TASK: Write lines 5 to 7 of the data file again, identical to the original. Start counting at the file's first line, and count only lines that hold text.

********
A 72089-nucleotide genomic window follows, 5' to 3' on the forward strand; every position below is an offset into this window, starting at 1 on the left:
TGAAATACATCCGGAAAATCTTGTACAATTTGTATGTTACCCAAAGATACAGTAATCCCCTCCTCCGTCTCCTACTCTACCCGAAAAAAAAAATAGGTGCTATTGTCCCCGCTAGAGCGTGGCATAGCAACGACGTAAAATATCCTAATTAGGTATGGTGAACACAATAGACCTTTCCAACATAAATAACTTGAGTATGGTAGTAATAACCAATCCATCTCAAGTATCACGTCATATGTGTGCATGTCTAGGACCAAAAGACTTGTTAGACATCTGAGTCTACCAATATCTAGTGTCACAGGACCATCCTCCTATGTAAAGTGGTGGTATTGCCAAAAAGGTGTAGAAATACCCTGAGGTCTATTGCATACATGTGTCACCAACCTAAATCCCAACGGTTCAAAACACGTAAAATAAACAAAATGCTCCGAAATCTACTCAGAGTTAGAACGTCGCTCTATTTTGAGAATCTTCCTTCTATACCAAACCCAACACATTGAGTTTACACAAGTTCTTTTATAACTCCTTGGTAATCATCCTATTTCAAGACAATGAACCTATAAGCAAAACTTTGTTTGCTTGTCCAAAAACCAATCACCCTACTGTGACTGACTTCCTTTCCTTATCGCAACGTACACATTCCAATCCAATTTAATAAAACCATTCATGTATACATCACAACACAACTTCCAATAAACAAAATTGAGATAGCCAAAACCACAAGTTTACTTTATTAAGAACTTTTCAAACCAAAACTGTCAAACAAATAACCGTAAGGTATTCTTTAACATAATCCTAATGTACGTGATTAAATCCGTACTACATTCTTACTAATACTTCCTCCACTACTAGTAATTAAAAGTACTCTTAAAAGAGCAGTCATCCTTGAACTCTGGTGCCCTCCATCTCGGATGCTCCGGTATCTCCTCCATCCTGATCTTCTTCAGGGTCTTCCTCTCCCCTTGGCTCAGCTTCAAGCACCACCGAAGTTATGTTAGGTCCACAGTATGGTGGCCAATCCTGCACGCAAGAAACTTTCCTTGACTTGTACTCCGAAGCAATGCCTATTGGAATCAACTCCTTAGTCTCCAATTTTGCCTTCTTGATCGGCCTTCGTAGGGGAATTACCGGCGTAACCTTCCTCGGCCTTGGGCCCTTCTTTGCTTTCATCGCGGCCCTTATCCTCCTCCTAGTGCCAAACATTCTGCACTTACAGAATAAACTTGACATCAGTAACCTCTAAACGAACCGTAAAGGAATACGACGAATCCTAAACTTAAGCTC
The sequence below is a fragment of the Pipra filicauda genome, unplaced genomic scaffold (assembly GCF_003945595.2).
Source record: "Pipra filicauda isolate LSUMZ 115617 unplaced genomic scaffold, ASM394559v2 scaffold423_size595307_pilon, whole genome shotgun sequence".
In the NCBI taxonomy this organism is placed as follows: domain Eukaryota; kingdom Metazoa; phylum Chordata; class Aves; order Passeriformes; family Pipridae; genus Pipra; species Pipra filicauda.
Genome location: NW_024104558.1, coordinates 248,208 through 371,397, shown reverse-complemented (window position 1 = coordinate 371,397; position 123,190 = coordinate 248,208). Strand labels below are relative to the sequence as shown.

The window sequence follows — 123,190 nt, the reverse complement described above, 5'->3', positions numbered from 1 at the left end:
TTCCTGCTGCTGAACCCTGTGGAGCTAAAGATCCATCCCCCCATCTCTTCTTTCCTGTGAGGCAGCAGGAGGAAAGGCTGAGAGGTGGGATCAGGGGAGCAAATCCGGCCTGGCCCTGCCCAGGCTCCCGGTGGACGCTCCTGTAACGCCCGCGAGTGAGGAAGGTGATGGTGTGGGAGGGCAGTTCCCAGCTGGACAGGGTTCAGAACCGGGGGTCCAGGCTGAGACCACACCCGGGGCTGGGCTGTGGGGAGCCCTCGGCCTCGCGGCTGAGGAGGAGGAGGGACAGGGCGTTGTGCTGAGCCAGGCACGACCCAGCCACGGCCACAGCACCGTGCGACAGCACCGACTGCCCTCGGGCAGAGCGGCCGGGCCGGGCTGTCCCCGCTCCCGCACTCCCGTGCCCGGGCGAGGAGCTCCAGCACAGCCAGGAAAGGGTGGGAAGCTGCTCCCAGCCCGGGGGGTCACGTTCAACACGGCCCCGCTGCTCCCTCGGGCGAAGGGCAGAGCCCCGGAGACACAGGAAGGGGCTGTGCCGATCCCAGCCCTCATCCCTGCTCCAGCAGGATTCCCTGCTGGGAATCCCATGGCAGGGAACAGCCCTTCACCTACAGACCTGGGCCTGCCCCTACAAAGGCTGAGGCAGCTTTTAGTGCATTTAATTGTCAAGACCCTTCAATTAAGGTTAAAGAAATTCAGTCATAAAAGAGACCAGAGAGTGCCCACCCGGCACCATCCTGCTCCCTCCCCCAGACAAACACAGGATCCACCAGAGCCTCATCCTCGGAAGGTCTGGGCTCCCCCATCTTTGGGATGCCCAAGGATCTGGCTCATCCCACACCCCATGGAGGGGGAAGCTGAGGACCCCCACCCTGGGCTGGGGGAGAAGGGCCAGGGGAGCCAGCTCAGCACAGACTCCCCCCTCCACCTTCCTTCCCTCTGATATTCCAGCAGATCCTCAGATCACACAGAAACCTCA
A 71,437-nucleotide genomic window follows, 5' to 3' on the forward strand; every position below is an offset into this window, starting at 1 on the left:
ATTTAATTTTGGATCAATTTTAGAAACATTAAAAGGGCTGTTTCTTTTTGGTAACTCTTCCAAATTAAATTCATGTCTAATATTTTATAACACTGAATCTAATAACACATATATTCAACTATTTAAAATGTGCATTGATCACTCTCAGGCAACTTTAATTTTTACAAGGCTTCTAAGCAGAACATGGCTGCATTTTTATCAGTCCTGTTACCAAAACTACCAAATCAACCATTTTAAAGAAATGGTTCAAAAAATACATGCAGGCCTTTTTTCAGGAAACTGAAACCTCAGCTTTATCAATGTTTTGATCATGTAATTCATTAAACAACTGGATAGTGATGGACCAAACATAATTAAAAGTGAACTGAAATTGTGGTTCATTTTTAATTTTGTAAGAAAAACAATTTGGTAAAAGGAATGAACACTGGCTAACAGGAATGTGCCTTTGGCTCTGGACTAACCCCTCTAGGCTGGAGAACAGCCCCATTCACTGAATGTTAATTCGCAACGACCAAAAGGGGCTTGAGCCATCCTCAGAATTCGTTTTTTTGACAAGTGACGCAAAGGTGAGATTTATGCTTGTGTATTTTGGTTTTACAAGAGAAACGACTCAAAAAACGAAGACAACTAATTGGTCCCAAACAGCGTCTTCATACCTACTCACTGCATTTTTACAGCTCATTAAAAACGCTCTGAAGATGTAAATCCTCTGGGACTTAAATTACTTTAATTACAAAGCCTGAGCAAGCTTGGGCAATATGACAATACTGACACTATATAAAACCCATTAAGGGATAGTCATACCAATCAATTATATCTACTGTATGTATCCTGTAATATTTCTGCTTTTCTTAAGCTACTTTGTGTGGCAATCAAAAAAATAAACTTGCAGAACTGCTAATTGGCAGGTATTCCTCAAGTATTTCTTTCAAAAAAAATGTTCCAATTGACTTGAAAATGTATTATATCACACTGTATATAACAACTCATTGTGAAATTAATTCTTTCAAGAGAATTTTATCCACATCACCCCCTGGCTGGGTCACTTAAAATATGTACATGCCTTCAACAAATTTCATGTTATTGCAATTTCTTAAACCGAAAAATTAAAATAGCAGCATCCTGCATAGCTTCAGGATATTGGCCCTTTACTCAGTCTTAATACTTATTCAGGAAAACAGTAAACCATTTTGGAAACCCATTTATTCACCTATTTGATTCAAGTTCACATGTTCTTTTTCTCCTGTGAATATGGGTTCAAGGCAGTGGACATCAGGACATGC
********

In the NCBI taxonomy this organism is placed as follows: domain Eukaryota; kingdom Metazoa; phylum Chordata; class Aves; order Passeriformes; family Pipridae; genus Pipra; species Pipra filicauda.
Genome location: NW_024104558.1, coordinates 248,208 through 371,397, shown reverse-complemented (window position 1 = coordinate 371,397; position 123,190 = coordinate 248,208). Strand labels below are relative to the sequence as shown.

The window sequence follows — 123,190 nt, the reverse complement described above, 5'->3', positions numbered from 1 at the left end: